Immigration issues are set to take center stage in Colorado this week, as state and local governments weigh in on several controversial national issues.
On Monday, a coalition of Republican state lawmakers called the Republican Study Committee will discuss the introduction of an immigration bill that closely mirrors Arizona's controversial SB-1070, which makes failure to carry immigration documents a crime, and broadens the authority of police to detain anyone suspected of being in the country illegally.
First reported by the Colorado Independent last week, Republican efforts to push an Arizona-style immigration measure come despite widespread acknowledgment that a bill is unlikely to pass through the Democrat-controlled State Senate.
State Senator Kent Lambert also admitted to that the bill would likely spark a lawsuit if it passed. "The issue is not to try and write a bill in such a way that you can avoid litigation. It will be litigated one way or the other," Lambert told the Independent.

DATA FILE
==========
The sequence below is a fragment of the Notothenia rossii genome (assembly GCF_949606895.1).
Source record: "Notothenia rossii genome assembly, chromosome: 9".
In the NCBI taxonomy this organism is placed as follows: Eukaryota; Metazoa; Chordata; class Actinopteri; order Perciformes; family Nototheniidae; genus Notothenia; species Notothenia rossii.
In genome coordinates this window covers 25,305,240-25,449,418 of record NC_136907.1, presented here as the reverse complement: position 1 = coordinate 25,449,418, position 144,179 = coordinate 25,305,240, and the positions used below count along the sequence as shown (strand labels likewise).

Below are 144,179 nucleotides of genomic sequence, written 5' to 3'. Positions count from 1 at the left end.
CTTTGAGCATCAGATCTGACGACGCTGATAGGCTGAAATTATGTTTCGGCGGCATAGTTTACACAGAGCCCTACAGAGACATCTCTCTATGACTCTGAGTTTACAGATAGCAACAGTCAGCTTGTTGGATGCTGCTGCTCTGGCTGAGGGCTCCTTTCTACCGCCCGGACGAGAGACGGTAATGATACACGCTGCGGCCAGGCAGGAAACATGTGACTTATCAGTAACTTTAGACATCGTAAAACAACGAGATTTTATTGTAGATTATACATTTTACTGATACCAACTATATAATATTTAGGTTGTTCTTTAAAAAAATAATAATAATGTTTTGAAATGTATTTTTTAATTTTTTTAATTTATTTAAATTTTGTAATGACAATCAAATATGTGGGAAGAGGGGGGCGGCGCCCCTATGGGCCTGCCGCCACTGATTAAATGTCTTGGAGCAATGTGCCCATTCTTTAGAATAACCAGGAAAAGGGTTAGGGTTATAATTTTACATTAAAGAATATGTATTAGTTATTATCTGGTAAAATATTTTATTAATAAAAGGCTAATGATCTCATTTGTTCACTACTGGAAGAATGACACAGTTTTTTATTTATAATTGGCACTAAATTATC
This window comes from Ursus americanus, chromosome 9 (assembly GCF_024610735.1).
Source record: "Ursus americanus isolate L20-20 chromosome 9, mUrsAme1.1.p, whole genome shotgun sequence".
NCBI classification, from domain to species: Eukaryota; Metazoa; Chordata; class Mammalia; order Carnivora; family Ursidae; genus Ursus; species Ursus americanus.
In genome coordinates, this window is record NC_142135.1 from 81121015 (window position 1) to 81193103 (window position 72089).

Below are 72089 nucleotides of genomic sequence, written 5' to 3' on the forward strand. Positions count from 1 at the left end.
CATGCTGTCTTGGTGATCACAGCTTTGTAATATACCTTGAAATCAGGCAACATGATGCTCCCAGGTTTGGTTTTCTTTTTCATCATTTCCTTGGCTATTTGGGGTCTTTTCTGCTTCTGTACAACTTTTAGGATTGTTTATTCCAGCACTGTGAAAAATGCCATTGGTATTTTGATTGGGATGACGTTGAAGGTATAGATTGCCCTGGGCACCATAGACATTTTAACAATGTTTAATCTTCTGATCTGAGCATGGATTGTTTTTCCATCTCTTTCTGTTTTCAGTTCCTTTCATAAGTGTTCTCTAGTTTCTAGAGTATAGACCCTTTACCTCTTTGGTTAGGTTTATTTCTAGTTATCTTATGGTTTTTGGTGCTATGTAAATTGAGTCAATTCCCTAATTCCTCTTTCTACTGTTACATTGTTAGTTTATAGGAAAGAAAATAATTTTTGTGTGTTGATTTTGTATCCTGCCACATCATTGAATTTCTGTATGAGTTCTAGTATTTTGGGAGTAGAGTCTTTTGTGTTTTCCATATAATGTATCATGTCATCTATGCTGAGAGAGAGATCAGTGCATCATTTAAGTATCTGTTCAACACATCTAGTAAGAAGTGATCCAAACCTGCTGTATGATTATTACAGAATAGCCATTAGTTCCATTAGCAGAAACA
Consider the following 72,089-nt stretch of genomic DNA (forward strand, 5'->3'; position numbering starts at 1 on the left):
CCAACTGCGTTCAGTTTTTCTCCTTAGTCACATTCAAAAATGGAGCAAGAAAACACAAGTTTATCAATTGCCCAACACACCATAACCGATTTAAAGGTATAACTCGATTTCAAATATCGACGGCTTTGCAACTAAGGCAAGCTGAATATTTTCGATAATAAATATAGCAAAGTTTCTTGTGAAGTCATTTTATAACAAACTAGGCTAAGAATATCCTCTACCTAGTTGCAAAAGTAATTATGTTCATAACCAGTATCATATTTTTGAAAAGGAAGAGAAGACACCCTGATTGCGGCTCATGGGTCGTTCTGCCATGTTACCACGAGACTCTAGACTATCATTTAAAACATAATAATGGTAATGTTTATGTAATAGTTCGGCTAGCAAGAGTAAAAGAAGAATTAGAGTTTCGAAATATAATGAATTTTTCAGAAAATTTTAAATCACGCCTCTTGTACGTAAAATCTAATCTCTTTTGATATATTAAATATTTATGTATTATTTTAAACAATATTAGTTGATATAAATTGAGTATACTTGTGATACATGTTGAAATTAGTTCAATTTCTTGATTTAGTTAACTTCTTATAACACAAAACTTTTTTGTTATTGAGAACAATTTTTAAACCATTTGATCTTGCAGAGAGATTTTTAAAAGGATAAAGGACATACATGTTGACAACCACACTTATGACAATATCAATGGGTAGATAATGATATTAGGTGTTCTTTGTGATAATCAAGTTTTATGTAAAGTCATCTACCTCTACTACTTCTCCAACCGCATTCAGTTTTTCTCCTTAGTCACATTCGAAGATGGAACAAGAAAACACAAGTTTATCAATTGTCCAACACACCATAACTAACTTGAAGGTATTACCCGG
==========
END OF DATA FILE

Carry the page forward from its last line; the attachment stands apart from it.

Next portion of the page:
Lambert says the bill will be ready for introduction when the legislative session opens in January.
Meanwhile, the Denver Daily News reports that the Denver City Council is set to vote Monday on a resolution that would support of the federal Development, Relief and Education for Alien Minors (DREAM) Act.
The DREAM act, currently being debated in Congress, would provide conditional residency status to certain immigrant students who complete military service of two years of higher education.
The legislation, which has drawn criticism from illegal immigration opponents like Tom Tancredo, is likely to be voted on within the next several weeks.
Outgoing Governor Bill Ritter is also being praised by immigrants' rights advocates for his stance on the Secure Communities agreement, a controversial federal program aimed at coordinating Homeland Security and Justice Department information to determine whether people arrested for serious crimes are subject to deportation.
Immigrant Rights Groups have been critical of Secure Communities, arguing that the measure would cause immigrants to be reluctant to report crimes for fear they may be deported.
Before entering Colorado in the agreement, Ritter has insisted that the Federal Government provide data on the effectiveness of the program as part of the deal.
Work on the deal could extend past Ritter's term. Governor-Elect John Hickenlooper says he supports the Secure Communities agreement in principle, but would honor the work that Ritter has put into the negitiations before taking a definitive stand on the issue.